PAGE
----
With its lock on the NFL licensing for video games, Madden NFL 10 could come out with the players wearing frilly tutus and ballet shoes, and it would still sell a kajillion copies, although that's easily chalked up to the name recognition of the game, and the fact that EA has gotten it right more often than it's gotten it wrong. So why does it feel like every year Madden adds more modes and features, without taking a look at the core gameplay to see what they can change?
We took a look at the Xbox 360 version recently at an EA preview event, and the game certainly looks a lot prettier than ever before (and much sharper than it's cartoonish Wii cousin), but is the gameplay any better? Find out beyond the break after you peep the new images below.
You can almost count every blade of grass, real or artificial.
While the game might not have received the full Fight Night Round 4 "let's fix the clipping!" treatment, we can understand that it's probably easier to fix the animations of two guys punching each other, vs. two eleven man teams going at it on the field. Still, Pro-Tak hopes to address that, and during our time with the game we didn't see any real problems like players strolling through people on the sideline like they were ghosts. The game felt solid, especially when you kept the ball on the ground and trucked your running back through a herd of defensive players. It's nice to see that the running game hasn't been neglected this time around, even though Cardinal wide receiver Larry Fitzgerald shares the cover in this edition.
EA keeps piling on the modes, and sometimes the fun factor gets buried in the process.
Over the past few years we've seen a slew of additions like: Playmaker, Hit Stick, Truck Stick, Precision Passing, Smart Routes, Weapons, the Madden IQ and so on. This year is no different and besides Pro-Tak we'll be seeing an enhanced franchise mode, and a presentation mode called "The Emotion of the NFL," which we'll be taking a look at down the line, but we'd like to see Madden take some risks with their engine and possibly try a new approach to the game. But since this is a cash cow for EA, we doubt they'll risk the loss in development time to really innovate.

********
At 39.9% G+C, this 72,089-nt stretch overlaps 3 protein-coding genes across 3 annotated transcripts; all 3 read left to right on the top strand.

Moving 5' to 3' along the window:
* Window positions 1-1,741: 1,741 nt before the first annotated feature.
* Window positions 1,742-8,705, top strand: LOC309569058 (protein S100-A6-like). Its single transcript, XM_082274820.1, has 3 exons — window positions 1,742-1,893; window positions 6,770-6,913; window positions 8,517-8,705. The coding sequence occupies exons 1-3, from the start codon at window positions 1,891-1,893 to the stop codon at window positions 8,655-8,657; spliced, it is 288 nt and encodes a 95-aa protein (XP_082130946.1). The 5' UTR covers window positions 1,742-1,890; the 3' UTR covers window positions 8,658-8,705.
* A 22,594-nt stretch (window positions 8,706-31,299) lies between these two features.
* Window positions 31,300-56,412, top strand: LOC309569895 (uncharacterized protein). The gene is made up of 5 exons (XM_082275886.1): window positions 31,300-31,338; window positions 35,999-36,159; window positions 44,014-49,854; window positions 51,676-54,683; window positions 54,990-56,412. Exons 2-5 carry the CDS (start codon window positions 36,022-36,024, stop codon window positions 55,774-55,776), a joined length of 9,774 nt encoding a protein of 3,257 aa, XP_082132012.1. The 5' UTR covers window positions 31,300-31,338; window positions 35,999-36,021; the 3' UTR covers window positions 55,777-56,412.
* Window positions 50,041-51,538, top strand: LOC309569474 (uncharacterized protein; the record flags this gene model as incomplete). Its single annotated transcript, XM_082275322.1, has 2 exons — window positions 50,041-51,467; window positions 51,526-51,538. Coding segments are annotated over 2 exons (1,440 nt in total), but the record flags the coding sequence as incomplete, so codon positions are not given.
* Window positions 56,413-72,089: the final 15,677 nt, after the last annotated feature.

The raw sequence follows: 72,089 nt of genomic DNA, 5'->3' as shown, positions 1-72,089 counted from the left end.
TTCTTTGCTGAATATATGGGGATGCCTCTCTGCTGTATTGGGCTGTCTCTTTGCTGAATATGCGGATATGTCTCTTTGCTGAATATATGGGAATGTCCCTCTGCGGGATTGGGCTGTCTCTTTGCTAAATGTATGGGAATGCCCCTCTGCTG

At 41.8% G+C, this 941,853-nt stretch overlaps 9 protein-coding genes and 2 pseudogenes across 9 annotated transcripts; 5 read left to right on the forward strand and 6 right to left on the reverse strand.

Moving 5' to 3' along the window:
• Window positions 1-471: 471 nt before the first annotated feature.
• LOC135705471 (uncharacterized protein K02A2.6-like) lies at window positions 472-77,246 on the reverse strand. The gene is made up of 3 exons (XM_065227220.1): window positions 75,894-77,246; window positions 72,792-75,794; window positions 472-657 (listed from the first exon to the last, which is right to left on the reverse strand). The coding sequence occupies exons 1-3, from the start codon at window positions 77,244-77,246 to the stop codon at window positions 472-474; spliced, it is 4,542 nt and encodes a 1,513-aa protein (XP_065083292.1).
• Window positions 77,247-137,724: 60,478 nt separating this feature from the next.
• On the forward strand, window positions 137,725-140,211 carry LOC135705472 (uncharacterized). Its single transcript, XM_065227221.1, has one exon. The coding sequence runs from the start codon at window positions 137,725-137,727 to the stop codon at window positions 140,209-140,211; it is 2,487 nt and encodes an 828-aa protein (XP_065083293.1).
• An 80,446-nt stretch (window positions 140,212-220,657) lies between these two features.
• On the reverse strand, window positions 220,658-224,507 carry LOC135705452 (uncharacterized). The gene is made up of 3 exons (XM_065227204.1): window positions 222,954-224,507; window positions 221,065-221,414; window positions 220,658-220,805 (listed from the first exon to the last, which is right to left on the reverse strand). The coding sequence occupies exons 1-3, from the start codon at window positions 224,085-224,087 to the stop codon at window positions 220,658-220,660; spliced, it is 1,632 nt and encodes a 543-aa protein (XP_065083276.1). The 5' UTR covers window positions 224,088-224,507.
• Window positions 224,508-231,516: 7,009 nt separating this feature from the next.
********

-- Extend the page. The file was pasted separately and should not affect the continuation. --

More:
There has been enough bitching and moaning about the fact that the NFL really hamstrung the video game development process by giving the license for games to just one company, and that means they'll be sitting pretty on top of the football gaming heap until innovation comes along and shakes everything up. But for now, Madden keeps fighting for yardage, and despite the occasional setback (online gaming -- *cough* -- which despite its glitches has racked up over 500 million games ... hmmm, were any of those quit out of early?), we're glad to see that it's still moving forward, even if it's only by inches.
We only played the Xbox 360 version of Madden, and only in local matches, so we're not sure what improvements EA has made to the online gameplay, which has been marred by lag in the past. However, EA gave us the standard party line that the PS3 version will look the same. We'll be looking at the other new additions to the game in the coming months as EA ramps up to an August 14 release date.
- Key specs
- Reviews • 364
- Game format Optical disc, Downloadable
- Online features Multiplayer, Voice chat, Video chat, Store
- Drive capacity 4 GB
- Controller type Wired, Wireless
- Motion controls Camera / optical
- Video outputs Component, HDMI (v1.4)
- Weight 10.9 lb
- Released 2010-08-03
Sony PlayStation 3 (late 2012)
Microsoft Xbox One